If California is a “community property state,” then what is separate property?
Separate property is any asset or debt that was acquired before the marriage or after separation, or any property that was received through a gift or inheritance at any point, or any earnings deriving from a separate property source during the marriage. Timing is the key issue in determining whether property is community or separate. Property characterization is crucial for determining the division of assets and debts in a divorce. For the most part, anything acquired by one spouse up to the day before marriage is considered separate property, and anything acquired after the spouses separate from each other is also considered separate.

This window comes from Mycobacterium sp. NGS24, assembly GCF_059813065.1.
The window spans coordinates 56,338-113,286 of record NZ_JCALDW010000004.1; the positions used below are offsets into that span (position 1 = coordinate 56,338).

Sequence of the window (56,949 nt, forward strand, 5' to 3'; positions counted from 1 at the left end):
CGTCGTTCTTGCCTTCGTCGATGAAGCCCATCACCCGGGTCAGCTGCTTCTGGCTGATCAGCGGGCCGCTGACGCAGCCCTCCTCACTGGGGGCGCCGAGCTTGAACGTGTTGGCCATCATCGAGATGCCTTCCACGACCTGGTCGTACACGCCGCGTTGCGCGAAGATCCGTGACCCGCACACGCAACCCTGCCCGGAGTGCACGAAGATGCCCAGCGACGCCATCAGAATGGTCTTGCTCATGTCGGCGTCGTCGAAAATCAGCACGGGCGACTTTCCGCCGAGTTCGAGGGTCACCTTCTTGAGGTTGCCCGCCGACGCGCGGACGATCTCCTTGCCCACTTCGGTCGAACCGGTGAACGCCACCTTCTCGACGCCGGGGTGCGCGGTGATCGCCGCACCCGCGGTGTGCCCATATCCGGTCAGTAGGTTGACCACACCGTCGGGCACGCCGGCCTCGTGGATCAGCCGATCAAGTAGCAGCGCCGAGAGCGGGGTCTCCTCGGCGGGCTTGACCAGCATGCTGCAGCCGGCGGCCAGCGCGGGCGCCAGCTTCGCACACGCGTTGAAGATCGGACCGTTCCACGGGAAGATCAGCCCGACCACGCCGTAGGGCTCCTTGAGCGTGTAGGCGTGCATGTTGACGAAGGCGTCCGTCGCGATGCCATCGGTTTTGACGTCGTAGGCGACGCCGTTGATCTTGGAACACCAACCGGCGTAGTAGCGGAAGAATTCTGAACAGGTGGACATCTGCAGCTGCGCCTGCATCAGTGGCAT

The date of separate can be contentious, as it is not necessarily the same date one party leaves the marital residence. Rather, it is the date that one party decides to end the marriage, coupled with a positive action to be separate. This action can be something like opening a separate bank account, filing for divorce, or even something as simple as announcing separation to the other. If the parties cannot agree on a date of separation, the court must decide. Courts will usually err on the side of a later date as opposed to earlier, in order to include more community property in the division. You can see how this could be a thorny issue, particularly if a spouse has received a huge bonus, closed a big deal, or earned some other asset shortly before separation.
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